The world of pet clothing’s loss is music’s gain. Natalie Prass got so tired of waiting for her exquisite debut album to be released that she started a company making outfits for dogs.
“There came a point when I was thinking, ‘I’m now 26, 27, working on music every day but I’m not making, like, a lot of money. What’s happening? I guess I’ll just start making dog clothes’,” the 28-year-old tells me, as if that’s the natural next step for every struggling singer-songwriter. “I was designing and making them myself and sold a ton. I was like, ‘Is this my calling now?’”
But Analog Dog is now a thing of the past, and rightly so. No Lassie hoodie could be as good as Prass’s self-titled collection of nine songs that goes on sale at the end of this month. It would be insanity to declare it the album of the year just two weeks into January but I don’t care. I’ve listened to almost nothing else for the past month and have no intention of changing the record.
It’s a rich, sophisticated set to file alongside Dusty Springfield’s Dusty in Memphis, Dionne Warwick, Carole King and Scott Walker, with Prass’s pure voice the calm centre as strings, horns and flutes flutter and swoop around it. It would sound like a classic in any era.
“That’s so cool, thank you so much,” she says with grace, as I attempt to relay these thoughts to her without her feeling the need to take out a restraining order. She’s got a pixie face and an easy laugh and, in case you haven’t already deduced as much from the dog clothes thing, is a bit of a kook.
She confesses to being a teen fan of “LARPing” — live action roleplay events where she can spend days pretending to be a werewolf or a banshee. She spent much of her late teens and early twenties cycling around Nashville with a pet cockatiel on her shoulder. “I had the same bird from the age of about 12 to 23, then one of my room-mates accidentally killed it,” she says, and bursts out laughing. “You don’t have to put that in, it’s kind of depressing.”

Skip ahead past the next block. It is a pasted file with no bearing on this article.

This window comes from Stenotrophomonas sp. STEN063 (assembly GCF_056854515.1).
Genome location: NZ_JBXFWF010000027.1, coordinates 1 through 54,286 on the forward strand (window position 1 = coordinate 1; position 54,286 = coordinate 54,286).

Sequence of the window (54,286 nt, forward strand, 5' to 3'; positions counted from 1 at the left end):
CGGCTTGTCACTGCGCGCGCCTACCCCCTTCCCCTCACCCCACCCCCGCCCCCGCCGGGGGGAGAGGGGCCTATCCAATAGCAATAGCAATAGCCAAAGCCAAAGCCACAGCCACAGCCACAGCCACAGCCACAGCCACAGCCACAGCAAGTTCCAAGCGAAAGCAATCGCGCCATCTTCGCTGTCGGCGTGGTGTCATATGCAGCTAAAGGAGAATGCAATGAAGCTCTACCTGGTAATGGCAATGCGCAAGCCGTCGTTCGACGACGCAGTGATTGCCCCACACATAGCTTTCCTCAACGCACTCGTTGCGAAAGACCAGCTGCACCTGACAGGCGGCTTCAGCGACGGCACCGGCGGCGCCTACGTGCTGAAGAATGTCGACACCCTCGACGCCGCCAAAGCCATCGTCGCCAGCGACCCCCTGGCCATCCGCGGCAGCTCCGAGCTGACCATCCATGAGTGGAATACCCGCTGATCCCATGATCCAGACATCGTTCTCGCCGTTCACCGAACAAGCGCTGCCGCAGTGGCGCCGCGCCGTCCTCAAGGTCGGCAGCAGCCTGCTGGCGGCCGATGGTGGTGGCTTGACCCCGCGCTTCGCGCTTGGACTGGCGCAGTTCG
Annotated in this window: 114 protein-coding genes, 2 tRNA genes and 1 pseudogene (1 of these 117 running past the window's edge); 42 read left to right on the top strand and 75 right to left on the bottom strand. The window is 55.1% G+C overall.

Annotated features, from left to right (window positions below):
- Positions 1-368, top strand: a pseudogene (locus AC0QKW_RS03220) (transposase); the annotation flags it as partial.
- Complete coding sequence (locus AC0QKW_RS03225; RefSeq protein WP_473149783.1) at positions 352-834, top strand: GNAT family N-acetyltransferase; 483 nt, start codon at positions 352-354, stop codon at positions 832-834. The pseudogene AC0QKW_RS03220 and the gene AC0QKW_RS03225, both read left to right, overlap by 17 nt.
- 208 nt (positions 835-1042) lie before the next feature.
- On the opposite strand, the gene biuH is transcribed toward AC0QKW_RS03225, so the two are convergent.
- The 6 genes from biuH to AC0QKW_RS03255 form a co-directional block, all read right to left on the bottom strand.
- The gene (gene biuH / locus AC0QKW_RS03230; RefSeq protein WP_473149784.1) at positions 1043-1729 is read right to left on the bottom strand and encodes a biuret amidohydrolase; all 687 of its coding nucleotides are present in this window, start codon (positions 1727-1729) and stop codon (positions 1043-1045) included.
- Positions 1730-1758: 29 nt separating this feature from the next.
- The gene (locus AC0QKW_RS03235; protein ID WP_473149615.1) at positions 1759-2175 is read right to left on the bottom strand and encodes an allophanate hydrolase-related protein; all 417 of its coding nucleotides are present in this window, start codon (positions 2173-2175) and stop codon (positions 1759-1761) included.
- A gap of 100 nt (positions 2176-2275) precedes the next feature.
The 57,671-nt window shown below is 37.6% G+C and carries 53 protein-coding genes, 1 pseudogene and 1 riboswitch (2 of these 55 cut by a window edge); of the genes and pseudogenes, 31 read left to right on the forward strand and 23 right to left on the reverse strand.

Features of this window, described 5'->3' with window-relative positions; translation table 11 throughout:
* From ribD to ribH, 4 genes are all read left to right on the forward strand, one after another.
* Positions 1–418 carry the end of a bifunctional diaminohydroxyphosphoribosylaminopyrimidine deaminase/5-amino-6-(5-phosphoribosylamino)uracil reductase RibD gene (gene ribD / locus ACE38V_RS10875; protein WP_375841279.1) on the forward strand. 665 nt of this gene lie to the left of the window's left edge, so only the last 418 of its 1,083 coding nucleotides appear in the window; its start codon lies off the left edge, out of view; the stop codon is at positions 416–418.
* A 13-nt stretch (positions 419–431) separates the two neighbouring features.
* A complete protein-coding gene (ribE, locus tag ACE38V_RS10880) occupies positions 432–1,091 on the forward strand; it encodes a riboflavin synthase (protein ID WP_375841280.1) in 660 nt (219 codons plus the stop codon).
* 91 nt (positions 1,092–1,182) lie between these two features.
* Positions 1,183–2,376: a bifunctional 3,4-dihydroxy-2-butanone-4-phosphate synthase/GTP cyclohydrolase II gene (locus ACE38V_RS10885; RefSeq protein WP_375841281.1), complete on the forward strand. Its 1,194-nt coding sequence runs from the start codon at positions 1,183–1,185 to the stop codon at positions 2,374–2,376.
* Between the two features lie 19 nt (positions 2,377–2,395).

Now there’s just her Boston terrier, Marvin, who has accompanied her on this week’s move from Nashville — where her parents now live and where she attended Middle Tennessee State University and began carving a career as a session singer and keyboard player — back to Richmond, in Virginia, the state where she grew up. Richmond is the home of Spacebomb Records, the independent label that releases her music.
It’s an unusual set-up in its early stages: a house band plays on each release, offering a full, luxuriant orchestral sound to unknown songwriters who would normally be expected to produce something much more lo-fi. Prass’s album sounds expensive as well as utterly gorgeous. Check the single, Bird of Prey, which is online now: it’s a sprightly pop tune launched heavenwards by an elegant heap of extra ornamentation.
“We did it on no money, working on spec, pulling in favours. It’s supposed to be like the Stax band. I knew what I wanted to do as far as having that Muscle Shoals, all-American kind of sound. But those guys took it to the next level. When I saw the horn arrangements my mind was blown, I got goosebumps. Oh my God, it’s so beautiful and I never would have thought to do that. That’s what’s so wonderful about collaborating: your idea can explode and become something else.”